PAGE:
Another shot of the Megachile male, showing it in front of Albert Head Lagoon. This was shot at 25 mm, and I was quite impressed with the contrast.

A group of Ammophila resting on Puget Sound Gumweed. This I shot at 28 mm, and I do like it…

Wide

This is a shot at 18 mm, as wide as it goes. Yikes! Look at all that crap! This focal length is very close with a 12 mm tube, and the point of focus is very near the front element. This means that crud in, on, under and around the front element is fairly well in focus. Being a zoom, the interior of the lens is definitely not pristine. This problem is exacerbated by the need to pump light close to the lens, resulting in ugly flaring of the crud as the front element is obliquely illuminated. I ended up removing the front element for a good cleaning, but the problem has not entirely disappeared. It is more manageable though.

 

Here is a shot with less sky, again at 18 mm. This shows nicely how the background is not fully blurred, and the scattered logs and moss of the habitat are visible.

 

What would a post be without a Coelioxys? Here is one on Island View Beach, sleeping on grass. This too was shot at 18 mm, and brings a bunch of the background elements into semi-focus.

I will sum up in a future post, but for now, let me state that the 18-55 is an underrated lens. It is tricky to use at the widest setting, but at moderate and long focal lengths is a decent stand in for a macro lens. The hexagonal highlights are not very attractive, but given care as to the field of view and lighting, it is very usable for both short tele and wide-angle macro. I have not tried it with autofocus, as my lens will not do this anymore (maybe I will get the guts to rip its guts out one day and fix it), but at the distances you will have to light macro subjects at, autofocus would be more of a hindrance.

Tomorrow, I will cover another option for cheap wide (ish) angle macro, which I actually found to be much more enjoyable and higher quality than the 18-55. I will also cover briefly how I used both of these lenses.

Hexura picea feeding videos

 

Catherine and I just got back from a trip to the Walbran Valley, where we met up with an awesome tarantula relative Hexura picea. Read all about it here, and then check out these videos I took today of feeding specimens we brought back alive. They seem to have taken well to their new settings!

The silk lining of the burrow entrance of a captive Hexura picea.

#TeamBlackWidow is back in the field!

This post will be an update on #TeamBlackWidow...As you may have guessed, based on following the #TeamBlackWidow hashtag on Twitter, we have arrived back in BC and are engaged in the early stages of our season’s fieldwork. Catherine and I are set up in a really nice basement suite in a house in the countryside (owned by arachnologists!) and are very much enjoying the new space (compared to our 400 square feet in Toronto).

We have been to our fieldsite several times for reconnaissance and mapping, and have staked out quite a few logs on the southern portion of the beach for observation.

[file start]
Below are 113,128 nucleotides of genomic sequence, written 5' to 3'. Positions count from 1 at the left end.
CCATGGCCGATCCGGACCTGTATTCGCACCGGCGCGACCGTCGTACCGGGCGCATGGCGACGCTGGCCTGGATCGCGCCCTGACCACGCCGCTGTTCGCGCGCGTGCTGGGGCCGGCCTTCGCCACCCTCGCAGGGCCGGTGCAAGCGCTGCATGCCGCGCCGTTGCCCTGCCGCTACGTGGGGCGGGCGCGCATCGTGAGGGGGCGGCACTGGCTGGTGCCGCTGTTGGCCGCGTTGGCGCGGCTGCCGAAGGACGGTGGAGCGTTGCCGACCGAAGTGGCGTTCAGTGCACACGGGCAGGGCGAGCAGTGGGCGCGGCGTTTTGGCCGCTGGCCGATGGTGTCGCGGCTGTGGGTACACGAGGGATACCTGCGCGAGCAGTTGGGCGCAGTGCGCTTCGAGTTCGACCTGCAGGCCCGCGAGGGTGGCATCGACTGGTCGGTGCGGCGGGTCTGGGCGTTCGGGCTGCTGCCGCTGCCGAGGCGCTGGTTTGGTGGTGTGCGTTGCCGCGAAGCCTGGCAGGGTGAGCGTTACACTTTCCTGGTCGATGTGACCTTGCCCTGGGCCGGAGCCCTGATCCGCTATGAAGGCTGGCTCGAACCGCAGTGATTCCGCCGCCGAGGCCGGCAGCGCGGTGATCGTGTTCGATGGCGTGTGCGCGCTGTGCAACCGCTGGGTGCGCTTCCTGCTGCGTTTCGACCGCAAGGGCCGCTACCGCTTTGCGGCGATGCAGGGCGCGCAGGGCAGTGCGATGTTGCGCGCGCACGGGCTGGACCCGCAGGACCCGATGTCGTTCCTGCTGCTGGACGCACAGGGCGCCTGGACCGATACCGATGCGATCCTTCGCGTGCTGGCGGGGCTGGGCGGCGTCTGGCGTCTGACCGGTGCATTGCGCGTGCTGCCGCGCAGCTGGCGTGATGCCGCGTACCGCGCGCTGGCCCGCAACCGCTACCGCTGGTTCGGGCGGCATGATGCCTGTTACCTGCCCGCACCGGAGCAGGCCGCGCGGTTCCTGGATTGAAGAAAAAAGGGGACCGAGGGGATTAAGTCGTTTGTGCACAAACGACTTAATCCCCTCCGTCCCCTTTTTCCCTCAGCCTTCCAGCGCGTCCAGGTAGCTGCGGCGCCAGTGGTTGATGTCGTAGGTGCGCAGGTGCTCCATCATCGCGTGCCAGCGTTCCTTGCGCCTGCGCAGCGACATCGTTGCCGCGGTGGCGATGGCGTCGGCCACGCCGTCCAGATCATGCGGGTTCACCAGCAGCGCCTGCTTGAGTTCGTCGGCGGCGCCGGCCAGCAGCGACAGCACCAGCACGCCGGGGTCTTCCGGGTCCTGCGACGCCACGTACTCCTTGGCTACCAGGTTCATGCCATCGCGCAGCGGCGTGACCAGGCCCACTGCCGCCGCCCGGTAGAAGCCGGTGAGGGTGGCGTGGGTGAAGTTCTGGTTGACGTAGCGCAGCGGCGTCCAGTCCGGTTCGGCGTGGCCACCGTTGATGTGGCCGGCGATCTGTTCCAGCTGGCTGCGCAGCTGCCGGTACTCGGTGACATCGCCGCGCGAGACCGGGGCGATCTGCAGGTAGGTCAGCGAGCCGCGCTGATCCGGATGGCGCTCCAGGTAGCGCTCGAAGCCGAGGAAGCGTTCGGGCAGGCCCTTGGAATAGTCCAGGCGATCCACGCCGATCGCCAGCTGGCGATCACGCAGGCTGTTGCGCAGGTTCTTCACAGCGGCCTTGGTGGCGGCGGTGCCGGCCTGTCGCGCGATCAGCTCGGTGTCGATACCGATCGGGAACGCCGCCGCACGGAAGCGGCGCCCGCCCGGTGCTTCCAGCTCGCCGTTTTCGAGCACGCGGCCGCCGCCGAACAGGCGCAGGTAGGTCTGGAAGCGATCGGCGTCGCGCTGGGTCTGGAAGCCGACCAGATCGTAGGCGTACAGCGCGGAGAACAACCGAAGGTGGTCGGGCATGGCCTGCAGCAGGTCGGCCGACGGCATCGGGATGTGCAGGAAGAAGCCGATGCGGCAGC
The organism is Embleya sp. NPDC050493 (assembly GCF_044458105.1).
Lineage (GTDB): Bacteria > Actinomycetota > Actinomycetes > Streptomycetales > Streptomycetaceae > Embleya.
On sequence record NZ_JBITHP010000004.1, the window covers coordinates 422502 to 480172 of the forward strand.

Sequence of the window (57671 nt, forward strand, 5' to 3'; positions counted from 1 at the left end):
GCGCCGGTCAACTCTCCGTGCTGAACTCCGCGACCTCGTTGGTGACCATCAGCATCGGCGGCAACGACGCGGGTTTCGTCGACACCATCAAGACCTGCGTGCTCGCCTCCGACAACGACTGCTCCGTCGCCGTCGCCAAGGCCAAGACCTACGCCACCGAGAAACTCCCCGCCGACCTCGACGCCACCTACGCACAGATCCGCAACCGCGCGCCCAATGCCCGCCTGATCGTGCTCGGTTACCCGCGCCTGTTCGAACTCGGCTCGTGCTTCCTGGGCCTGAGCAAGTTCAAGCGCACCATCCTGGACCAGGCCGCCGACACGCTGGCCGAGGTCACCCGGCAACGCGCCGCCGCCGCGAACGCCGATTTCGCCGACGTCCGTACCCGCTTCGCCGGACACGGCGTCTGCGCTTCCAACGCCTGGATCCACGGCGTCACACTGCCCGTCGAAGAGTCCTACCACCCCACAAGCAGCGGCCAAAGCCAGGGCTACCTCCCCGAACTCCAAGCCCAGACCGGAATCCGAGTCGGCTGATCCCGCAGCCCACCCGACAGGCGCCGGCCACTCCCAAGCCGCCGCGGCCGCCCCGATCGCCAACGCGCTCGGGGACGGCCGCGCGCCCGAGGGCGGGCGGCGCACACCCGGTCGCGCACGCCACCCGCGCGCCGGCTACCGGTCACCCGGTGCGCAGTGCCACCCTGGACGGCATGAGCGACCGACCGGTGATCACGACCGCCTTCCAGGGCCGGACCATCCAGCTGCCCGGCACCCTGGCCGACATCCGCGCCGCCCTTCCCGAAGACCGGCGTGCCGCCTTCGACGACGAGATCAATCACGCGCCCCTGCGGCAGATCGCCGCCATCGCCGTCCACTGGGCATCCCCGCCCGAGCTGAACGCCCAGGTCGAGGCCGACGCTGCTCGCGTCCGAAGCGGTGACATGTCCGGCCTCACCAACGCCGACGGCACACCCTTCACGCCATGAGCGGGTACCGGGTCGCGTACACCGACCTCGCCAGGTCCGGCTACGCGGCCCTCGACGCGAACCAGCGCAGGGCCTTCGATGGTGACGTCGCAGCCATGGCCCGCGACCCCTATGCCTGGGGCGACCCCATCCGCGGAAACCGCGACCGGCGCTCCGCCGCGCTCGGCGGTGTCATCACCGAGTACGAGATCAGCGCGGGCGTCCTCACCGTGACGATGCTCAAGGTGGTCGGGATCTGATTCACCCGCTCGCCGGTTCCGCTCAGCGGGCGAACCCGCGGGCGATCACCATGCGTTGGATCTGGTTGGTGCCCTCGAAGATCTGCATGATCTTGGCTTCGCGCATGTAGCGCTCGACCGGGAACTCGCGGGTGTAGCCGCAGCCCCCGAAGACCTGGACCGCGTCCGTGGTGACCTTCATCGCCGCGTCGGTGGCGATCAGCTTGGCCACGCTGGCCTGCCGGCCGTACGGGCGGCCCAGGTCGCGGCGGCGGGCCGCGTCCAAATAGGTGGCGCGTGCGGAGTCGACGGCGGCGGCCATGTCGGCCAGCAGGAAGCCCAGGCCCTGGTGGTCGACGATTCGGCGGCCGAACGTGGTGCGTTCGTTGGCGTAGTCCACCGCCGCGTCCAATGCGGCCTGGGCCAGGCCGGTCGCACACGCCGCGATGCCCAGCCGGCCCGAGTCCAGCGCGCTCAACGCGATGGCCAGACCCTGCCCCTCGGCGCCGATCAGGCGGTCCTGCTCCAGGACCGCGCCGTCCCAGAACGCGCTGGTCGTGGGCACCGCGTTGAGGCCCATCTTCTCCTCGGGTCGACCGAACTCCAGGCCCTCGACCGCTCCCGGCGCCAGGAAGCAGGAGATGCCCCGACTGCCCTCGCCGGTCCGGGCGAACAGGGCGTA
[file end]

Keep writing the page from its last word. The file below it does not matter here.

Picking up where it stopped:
The point prefaced with L2XX are new territory we have mapped out, and are largely not congruent with our 2016 observation sites

So what have we found so far? Well, the spider season this year is much delayed compared to what we saw last year, with no females with egg sacs, and most of the spiders just beginning to fatten up on springtime bees and flies.

Only this past week have we seen any adult males at all, with most males we have found being only penultimate (one molt away from maturity).

The males all have the typical “winter male” form, being larger than summer males, and quite dark, much like an immature female.

By way of comparison, we saw our first mature male and our first egg sac on April 20 of last year. This year, as of today, we have only seen two mature males, and not a single egg sac. The weather has been cool and often rainy, and the widows are off to a slow start.

With these conditions, we have not been focusing on field observations, instead working to prepare a set of experiments to perform before we have to return to Toronto in June.

Catherine loading spiders into field cages, assisted by Darwin, one of the cats who lives here.

 

Weekend Expedition 73: Mississauga woodlands with Gil

Yesterday I went out to the woodlands near University of Toronto Mississauga with Gil for a springtime walk. We were hoping to see some post-breeding Ambystoma salamanders, and whatever else caught our eye…After a long cold and largely photo-free winter, this outing proved to be rather awesome…

The first big spider we saw was this pretty amaurobiid.

Their velvety abdomens are quite lovely in soft light.

On one of the treetrunks we examined, we saw this gorgeous little male jumper.

What a stunning little spider! What could he be? He looks reminiscent of Habronattus

Turns out this is Naphrys pulex, indeed a Habronattus relative, and such a handsome fellow!

Gil found this anyphaenid (ghost spider) and as soon as I saw it, I knew Catherine would be very excited. We don’t have a ton of these in BC, but it seems Ontario has a few more.

What an elegant looking ghost spider!

We did find some Ambystoma, starting with this awesome Jefferson’s salamander

And a spotted salamander was a real treat to see in the wild!

Look at the pretty spots! So cool to see in a burrowing salamander.

I did find a lovely ant in the genus Aphaenogaster…This somewhat large red one should be easy to ID to species, but my book is at the ROM currently…

And the absolutely, most fabulous find of the day (in my opinion) was this absolutely stunning hibernating queen European Hornet…

We do not get these in BC, so I was hugely impressed by the large size and vivid colours of this monster of a queen!

I am sure this is one of the most lovely social wasps I have laid eyes on in North America….

The day was rounded out nicely with the find of a pair of Platycryptus undatus, larger eastern versions of the Platycryptus californicus we are used to from BC

Really impressive jumpers these P. undatus are, with gorgeous fuzzy faces!

Weekend Expedition 72: Leslie Spit with Gil and Catherine

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Fall is swiftly turning into winter here in southern Ontario, with cold nights and disappearing leaves…This weekend looked like the last in while to offer any kind of warmish temperatures, so Catherine, Gil Wizen and I headed to Tommy Thompson Park (Leslie Spit) o see if we could find some cool arthropods. The following is a condensed collection of pictures I managed to get.